A dose of fetish. Good friends. An incomparable muse.
Dear friends of MLMM,
Welcome at a new episode of Heeding Haiku With … This week it’s time for haibun. As I started writing haiku back into the eighties I hadn’t heard of haibun until I read Basho’s “Narrow Road Into The Deep North” (Oku No Hosomichi), the most famous haibun ever I think.
As I read that haibun I was caught by its beauty and by its goal, bringing prose and poetry together. Back in 2013 I did some research for my own website and I ran into a nice “haibun-like” kind of art in ancient Japan. That kind of art was “kamishibai”, let me tell you a little bit more about it:
Kamishibai (紙芝居), literally “paper drama”, is a form of storytelling that originated in Japanese Buddhist temples in the 12th century, where monks used emakimono (picture scrolls) to convey stories with moral lessons to a mostly illiterate audience.
Kamishibai endured as a storytelling method for centuries, but is perhaps best known for its revival in the 1920s through the 1950s. The gaito kamishibaiya, or kamishibai storyteller, rode from village to village on a bicycle equipped with a small stage. On arrival, the storyteller used two wooden clappers, called hyoshigi, to announce his arrival. Children who bought candy from the storyteller got the best seats in front of the stage. Once an audience assembled, the storyteller told several stories using a set of illustrated boards, inserted into the stage and withdrawn one by one as the story was told. The stories were often serials and new episodes were told on each visit to the village.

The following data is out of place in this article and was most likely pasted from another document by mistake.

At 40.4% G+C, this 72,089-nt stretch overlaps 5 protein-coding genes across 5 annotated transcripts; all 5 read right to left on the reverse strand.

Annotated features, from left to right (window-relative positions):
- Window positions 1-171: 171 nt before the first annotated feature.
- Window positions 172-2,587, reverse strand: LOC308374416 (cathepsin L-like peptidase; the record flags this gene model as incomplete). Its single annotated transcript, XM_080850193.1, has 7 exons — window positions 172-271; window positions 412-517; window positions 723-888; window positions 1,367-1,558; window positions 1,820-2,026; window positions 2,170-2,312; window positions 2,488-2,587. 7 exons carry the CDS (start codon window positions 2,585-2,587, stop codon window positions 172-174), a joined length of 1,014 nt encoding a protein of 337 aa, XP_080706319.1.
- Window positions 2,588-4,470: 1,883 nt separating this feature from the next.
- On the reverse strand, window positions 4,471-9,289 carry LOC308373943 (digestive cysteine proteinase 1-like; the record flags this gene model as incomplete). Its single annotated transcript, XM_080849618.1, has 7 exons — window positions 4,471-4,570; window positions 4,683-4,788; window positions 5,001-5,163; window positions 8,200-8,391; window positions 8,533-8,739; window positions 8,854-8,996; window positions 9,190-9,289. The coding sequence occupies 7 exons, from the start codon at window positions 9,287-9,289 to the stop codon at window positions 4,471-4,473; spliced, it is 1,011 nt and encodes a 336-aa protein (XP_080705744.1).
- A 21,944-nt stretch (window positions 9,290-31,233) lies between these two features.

Now … back to our Heeding Haiku With … episode of this week. I love to challenge you to create a haibun inspired on an image. I will give you two images and you are free to choose which of the two images you are going to use.
Well … I think I have given you enough inspiration for this week’s episode of Heeding Haiku With …
When you have written your haiku, please TAG Heeding Haiku with Chèvrefeuille and Mindlovemisery’s Menagerie. Then add your link to the Mister Linky widget below.